Movie Review: ‘Sicario: Day of the Soldado’ marks itself as a still-brutal, distant follow-up
Director: Stefano Sollima
Writer: Taylor Sheridan
Stars: Josh Brolin, Benicio del Toro, Isabela Moner, Catherine Keener, Matthew Modine, Elijah Rodriguez
Synopsis: The drug war on the U.S.-Mexico border has escalated as the cartels have begun trafficking terrorists across the U.S. border. To fight the war, federal agent Matt Graver re-teams with the mercurial Alejandro.
“No rules this time,” said the poster and later repeated by the open-toed CIA operative Matt Graver (Josh Brolin). Since that isn’t the last time it’s referenced, the rejection of principles can be classified as a motif. One of many, of course; showcases of the desert and Mexico as hell’s downtown also come often.
Thing is, the previous mission, the one in 2015, wasn’t exactly a thumper, so “again” sounds like a goof. Or is this rulebook-shredding thing has a meta touch to it, how it invalidates the “three-parter” vision of Taylor Sheridan-written’s “frontier trilogy”? Regardless, when it comes to mining more shine from Matt and also-returning hitman Alejandro (Benicio del Toro), it’s best to consider the viewers who may feel blindsided. And when the main task is to legitimize the new op, or somehow make the heart link up with the left-field workings, Sicario 2, or Soldado, or — inhale — Sicario: Day of the Soldado, responds with static.
As with Sicario, bombs detonated on U.S. soil kickstart the battle of the ongoing drug war, but this time they are wrapped around people rather than locked beneath a shed. The explosives can either be a part of the border crossers or the group who entered a grocery store. The need to dramatically overreact again arises, and so the DoD — actually has a face this time, that of Secretary of Defense James Riley (Matthew Modine) — designates Matt, and afterward he to Alejandro, to get things done. What was planned is this: kidnap Isabel Reyes (Isabela Moner, electrifying), the cosseted daughter of a cartel leader, under the guise of a rival gang so the factions tear themselves, and their businesses, apart.
Since Matt and Alejandro debuted as deliberately inscrutable badasses, having them as protagonists, or actually men on a mission, in Soldado invites awkwardness. When the mission goes wrong, as it has to, Alejandro and Matt are forced to play a game of chicken with Isabel at the center; the aesthetically wolfish sicario sees her as a victim while the person who hires him is forced to treat her as a loose end. There’s no denying that Brolin, Del Toro and especially Moner bring only premium spark to the frame, but their respective character’s reconstruction of a moral compass is toothless next to Kate Macer’s loss of it. Call her a refresher, tour guide or audience surrogate, Kate is the reason we enlist; her annoyances at the system, rebellions and, mainly, defeat mirror that of us. No such bridge exists in Soldado, and if you’re thinking Isabel is one there’s a chance you were distracted when the principal’s office scene, or her intro, plays out.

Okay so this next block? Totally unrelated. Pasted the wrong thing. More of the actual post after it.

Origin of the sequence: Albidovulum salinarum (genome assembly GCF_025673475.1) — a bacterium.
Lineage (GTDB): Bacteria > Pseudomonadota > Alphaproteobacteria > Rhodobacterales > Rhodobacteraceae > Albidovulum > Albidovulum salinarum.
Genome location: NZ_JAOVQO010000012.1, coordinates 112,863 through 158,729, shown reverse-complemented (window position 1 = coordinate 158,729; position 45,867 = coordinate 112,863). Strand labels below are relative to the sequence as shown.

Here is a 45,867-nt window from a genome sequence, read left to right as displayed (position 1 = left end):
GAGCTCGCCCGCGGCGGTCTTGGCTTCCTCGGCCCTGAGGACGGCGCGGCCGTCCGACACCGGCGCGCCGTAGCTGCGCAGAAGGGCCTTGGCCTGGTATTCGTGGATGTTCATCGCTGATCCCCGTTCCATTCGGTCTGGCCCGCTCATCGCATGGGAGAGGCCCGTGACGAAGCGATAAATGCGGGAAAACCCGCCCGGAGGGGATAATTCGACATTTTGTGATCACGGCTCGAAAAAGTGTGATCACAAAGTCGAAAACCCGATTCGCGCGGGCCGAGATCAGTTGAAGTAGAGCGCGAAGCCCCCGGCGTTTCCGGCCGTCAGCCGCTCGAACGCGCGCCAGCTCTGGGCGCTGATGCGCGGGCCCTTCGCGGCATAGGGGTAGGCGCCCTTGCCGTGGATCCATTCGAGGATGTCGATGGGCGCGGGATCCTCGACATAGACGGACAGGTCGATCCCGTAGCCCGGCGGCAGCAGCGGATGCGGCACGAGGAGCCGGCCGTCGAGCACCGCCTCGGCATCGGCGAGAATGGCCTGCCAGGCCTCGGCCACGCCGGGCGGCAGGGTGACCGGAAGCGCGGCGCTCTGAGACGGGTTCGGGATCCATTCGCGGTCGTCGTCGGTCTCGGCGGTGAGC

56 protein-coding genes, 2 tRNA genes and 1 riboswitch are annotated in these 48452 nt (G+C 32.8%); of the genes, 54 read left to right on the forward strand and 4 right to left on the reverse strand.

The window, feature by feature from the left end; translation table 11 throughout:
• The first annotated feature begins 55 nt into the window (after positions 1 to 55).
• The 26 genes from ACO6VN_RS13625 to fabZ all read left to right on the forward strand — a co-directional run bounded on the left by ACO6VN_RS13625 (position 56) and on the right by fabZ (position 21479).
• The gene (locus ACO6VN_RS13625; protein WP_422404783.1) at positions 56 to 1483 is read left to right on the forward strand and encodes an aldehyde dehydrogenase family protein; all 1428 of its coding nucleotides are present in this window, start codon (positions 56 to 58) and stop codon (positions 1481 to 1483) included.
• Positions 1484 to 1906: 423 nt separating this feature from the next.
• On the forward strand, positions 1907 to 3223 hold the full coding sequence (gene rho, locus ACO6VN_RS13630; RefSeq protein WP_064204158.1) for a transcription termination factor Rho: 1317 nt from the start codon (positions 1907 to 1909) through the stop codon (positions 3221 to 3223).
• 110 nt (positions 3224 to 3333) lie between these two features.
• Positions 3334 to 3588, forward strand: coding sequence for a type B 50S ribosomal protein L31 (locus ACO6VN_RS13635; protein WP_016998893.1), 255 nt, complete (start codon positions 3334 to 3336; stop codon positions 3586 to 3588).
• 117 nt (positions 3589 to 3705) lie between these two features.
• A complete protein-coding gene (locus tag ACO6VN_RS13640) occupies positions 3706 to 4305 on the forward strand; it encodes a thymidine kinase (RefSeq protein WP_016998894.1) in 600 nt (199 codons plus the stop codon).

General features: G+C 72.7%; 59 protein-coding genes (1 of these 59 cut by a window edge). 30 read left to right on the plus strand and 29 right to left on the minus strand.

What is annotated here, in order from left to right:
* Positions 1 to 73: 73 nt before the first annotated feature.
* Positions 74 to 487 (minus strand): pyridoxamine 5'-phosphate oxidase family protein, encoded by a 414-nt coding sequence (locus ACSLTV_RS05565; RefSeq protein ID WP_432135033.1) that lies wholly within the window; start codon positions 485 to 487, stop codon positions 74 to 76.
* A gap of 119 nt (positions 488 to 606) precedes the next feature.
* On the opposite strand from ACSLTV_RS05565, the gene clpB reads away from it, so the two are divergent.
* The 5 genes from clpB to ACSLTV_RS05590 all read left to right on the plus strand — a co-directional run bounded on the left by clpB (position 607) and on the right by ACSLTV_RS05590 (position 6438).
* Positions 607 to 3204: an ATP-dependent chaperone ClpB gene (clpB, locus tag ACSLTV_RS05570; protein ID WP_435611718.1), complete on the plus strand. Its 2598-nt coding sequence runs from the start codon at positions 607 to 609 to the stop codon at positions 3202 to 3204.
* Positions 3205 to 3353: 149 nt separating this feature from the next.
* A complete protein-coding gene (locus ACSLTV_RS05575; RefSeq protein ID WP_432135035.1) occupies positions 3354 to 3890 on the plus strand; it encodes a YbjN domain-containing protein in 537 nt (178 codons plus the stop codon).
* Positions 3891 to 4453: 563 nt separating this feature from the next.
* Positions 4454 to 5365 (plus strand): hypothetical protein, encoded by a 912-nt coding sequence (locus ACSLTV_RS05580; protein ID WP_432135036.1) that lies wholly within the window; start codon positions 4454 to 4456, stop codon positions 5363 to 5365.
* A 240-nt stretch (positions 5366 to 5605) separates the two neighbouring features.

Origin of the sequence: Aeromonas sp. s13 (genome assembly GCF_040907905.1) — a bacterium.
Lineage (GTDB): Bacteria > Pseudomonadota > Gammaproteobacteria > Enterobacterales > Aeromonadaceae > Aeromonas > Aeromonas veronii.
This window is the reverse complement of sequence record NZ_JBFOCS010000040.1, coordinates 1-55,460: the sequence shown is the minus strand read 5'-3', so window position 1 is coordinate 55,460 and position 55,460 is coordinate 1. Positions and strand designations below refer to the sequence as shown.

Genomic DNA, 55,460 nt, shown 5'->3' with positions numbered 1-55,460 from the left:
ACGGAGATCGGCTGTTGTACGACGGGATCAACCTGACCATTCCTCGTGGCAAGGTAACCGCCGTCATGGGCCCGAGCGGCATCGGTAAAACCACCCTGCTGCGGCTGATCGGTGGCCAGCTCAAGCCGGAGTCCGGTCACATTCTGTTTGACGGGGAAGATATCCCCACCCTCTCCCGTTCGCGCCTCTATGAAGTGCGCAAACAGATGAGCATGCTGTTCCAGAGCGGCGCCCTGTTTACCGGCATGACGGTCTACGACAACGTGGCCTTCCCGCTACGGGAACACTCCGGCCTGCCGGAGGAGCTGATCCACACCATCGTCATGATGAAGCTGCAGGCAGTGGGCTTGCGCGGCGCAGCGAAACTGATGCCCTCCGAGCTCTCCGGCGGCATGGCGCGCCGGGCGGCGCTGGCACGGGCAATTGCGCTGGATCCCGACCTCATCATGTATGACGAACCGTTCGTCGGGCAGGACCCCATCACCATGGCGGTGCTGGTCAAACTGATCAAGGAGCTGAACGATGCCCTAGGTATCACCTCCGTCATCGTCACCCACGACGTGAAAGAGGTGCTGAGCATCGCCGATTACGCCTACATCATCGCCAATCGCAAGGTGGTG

The damaging coldness also resides in Sheridan’s at-first-unrelated narrative about Miguel (Elijah Rodriguez, acute), an aspiring and taciturn trafficker. This is Soldado’s “Nogales” story with the subtext drained, giving more time of day for garish brutality rather than spiritual toll. At least director Stefano Sollima excels in this aspect, and despite a different set of eyes he showed willingness to readjust them so the film belongs in the Sicario universe — callbacks to Denis Villeneuve’s steady, near-serene style are often heard, which aid a couple of the set pieces. A move most gracious, yet not the one needed.
Much like Sheridan’s writing here, and hopefully it’ll be the only anomaly, Sollima’s coverage of Soldado scrubs many areas and always removes the psychology. There was no attempt to dive a bit deeper into the unfoldings, to see which corner they inhabit within the grander, and topical, fabric. All the elements can’t thicken themselves as a result, and among them one is (the terroristic threat) a case of gross misapplication and another (pressure from superiors) is talent-wasting stuff. Sorry Catherine Keener, yet not so to the milquetoast POTUS whom your character Cynthia disapproved of. Whereas Sicario assumes the swagger of a thinking actioner, all Soldado does is staying active to a ruinous degree. The larger it grows and the longer it paces, the more it loses its grim-but-reverential tang in the first place.
At least Dariusz Wolski’s photography and Hildur Guðnadóttir’s score, along with Del Toro’s perpetually hypnotic bearing, preserve the original’s imprint (Guðnadóttir is a frequent collaborator of the late Jóhann Jóhannsson) so not all is lost. Still, they serve as a reminder that the hitman’s pre-soldiering days are of better standard.
Overall Grade: C-
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